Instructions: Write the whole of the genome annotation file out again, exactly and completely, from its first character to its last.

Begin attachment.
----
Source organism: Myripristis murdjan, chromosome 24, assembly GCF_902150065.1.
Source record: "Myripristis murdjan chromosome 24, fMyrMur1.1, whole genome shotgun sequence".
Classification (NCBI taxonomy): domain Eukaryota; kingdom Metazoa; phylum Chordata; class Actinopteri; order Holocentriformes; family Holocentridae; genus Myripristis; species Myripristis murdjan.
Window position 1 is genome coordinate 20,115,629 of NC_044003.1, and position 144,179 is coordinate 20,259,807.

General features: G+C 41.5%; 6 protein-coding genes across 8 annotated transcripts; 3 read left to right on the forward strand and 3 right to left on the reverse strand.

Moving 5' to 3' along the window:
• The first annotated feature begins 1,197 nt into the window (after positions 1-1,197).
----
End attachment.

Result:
Source organism: Myripristis murdjan, chromosome 24, assembly GCF_902150065.1.
Source record: "Myripristis murdjan chromosome 24, fMyrMur1.1, whole genome shotgun sequence".
Classification (NCBI taxonomy): domain Eukaryota; kingdom Metazoa; phylum Chordata; class Actinopteri; order Holocentriformes; family Holocentridae; genus Myripristis; species Myripristis murdjan.
Window position 1 is genome coordinate 20,115,629 of NC_044003.1, and position 144,179 is coordinate 20,259,807.

General features: G+C 41.5%; 6 protein-coding genes across 8 annotated transcripts; 3 read left to right on the forward strand and 3 right to left on the reverse strand.

Moving 5' to 3' along the window:
• The first annotated feature begins 1,197 nt into the window (after positions 1-1,197).